Sky Television, the English Premier League, and Coliseum: Some thoughts on the NZ Television Industry

The announcement that Sky Television have lost the rights to the English Premier League (EPL) coverage for New Zealand, with the rights going to a company who will stream the material online, has been met with a little confusion. No one is quite certain what it means, what it means for business, what it means for viewers, what it means for the future of sports coverage in New Zealand. I make no claims to be an expert in this field, but I wanted to put together a couple of ideas about what we might see from this.

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Amazon’s Kindle Worlds

This has been dashed off fairly quickly, I may add to it in 24 hours, as I think of other elements I want to address.

NB – I am a scholar, with a scholarly interest in fandom. I am not a lawyer, nor am I a publisher. But the opinions expressed below are based on things that I have read from people I respect, and people who *do* seem to know what they’re talking about.

A day or so ago, Amazon announced their newest project, Kindle Worlds, an attempt to monetise, and ‘legitimise’ fan fiction. Almost immediately, my social media lit up with response. Some people were raving about the potential for this to see creators and fic authors get compensated for their work. Others were far less positive, and saw a number of concerning aspects to this move.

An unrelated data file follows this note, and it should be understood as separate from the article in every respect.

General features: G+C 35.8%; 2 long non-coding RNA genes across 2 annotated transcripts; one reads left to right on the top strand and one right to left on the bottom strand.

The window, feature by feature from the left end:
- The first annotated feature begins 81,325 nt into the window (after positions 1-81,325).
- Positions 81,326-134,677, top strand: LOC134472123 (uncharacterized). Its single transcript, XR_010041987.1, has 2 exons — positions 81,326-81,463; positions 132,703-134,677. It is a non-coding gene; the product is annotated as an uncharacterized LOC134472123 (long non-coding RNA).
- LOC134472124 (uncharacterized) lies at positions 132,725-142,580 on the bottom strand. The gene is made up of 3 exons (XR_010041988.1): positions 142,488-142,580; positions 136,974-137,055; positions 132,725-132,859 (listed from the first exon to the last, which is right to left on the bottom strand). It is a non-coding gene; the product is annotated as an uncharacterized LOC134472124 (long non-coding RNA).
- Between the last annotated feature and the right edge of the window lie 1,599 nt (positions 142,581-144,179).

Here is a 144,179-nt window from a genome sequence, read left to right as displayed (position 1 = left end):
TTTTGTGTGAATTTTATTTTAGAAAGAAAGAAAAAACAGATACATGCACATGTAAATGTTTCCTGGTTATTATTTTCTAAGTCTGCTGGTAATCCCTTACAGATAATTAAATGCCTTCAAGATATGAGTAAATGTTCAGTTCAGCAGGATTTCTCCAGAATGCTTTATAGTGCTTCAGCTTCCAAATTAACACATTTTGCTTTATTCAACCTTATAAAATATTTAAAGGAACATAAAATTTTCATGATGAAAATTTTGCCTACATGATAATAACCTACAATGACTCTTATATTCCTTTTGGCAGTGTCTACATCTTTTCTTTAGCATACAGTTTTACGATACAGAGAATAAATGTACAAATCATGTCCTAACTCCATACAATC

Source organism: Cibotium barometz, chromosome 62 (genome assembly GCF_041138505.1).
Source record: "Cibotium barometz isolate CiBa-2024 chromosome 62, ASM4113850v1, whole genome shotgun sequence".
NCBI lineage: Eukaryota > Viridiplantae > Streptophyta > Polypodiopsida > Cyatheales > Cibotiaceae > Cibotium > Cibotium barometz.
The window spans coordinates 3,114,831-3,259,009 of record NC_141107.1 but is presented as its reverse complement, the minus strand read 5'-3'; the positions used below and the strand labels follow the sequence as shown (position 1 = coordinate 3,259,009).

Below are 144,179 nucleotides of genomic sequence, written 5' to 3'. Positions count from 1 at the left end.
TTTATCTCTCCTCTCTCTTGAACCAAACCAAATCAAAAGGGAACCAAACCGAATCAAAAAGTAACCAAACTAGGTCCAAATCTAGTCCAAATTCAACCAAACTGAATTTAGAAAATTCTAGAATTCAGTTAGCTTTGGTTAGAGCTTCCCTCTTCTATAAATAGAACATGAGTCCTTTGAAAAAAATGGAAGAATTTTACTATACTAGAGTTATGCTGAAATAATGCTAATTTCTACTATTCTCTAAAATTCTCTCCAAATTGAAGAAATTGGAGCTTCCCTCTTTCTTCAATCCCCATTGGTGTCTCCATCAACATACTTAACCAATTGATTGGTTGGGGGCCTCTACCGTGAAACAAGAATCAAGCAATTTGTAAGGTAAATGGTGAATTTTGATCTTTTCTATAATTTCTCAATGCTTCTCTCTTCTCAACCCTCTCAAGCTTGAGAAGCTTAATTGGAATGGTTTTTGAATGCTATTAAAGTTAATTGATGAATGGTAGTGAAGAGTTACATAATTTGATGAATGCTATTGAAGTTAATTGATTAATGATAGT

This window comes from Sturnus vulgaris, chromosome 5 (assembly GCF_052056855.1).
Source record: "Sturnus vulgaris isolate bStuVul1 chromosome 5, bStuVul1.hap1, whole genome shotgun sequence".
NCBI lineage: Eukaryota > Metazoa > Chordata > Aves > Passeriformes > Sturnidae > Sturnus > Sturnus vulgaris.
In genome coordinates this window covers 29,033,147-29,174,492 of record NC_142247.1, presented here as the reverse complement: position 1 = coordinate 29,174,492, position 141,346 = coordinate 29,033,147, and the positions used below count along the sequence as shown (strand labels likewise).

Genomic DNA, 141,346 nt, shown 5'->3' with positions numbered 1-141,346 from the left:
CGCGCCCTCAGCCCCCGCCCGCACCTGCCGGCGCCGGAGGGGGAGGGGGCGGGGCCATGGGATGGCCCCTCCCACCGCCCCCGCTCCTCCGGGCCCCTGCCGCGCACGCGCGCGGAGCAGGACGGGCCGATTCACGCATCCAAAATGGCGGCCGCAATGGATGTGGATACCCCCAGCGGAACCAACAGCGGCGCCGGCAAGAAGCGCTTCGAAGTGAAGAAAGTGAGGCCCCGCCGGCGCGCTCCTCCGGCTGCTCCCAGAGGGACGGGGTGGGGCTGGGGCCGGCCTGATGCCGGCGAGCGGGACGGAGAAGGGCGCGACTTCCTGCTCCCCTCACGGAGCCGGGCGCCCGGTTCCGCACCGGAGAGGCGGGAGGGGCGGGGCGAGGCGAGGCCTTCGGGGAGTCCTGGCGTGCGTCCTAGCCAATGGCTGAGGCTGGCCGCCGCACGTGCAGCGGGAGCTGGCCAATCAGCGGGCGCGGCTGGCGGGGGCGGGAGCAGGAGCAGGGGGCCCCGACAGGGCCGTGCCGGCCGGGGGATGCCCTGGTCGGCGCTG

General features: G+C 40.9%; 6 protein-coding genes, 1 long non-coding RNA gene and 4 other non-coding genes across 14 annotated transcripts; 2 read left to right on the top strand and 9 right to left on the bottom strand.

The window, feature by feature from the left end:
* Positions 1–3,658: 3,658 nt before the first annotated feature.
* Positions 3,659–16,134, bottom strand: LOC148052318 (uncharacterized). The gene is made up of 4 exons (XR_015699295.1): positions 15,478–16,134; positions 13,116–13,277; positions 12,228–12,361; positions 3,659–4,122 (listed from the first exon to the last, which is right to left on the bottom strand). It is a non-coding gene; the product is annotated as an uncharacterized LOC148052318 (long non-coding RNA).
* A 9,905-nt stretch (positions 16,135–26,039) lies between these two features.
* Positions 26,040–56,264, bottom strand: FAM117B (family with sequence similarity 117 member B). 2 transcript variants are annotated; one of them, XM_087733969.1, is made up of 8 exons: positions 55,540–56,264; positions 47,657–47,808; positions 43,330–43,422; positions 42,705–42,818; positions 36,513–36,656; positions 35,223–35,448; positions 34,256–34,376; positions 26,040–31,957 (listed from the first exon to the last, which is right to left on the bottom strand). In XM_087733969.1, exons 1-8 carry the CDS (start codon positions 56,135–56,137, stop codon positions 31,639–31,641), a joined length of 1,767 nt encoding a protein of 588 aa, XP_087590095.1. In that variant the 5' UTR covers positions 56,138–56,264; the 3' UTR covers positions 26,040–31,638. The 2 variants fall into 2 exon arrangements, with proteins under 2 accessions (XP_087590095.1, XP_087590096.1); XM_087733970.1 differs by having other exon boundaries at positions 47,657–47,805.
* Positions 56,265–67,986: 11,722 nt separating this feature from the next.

My immediate instinct was that something *felt* wrong about this idea. But I was really struggling to construct an argument that actually laid out the problems with it.

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In Defence of Reality Television in New Zealand

There has been more discussion about television in New Zealand in recent months than I can remember ever before. The discussion over the demise of TVNZ7, the last true space of public service television broadcast in New Zealand, the decision by the government to only fund content rather broadcast platform, and some of the recent funding decisions made by the national content funding authority, New Zealand on Air. However, one of the things that has come through very strongly to me has been a distinct strain of anti-Reality television discourse. I absolutely understand that reality television is not to everybody’s taste, but to my mind, there have been some distinctly knee-jerk reactions, and suggestions of causality from people who really should know better.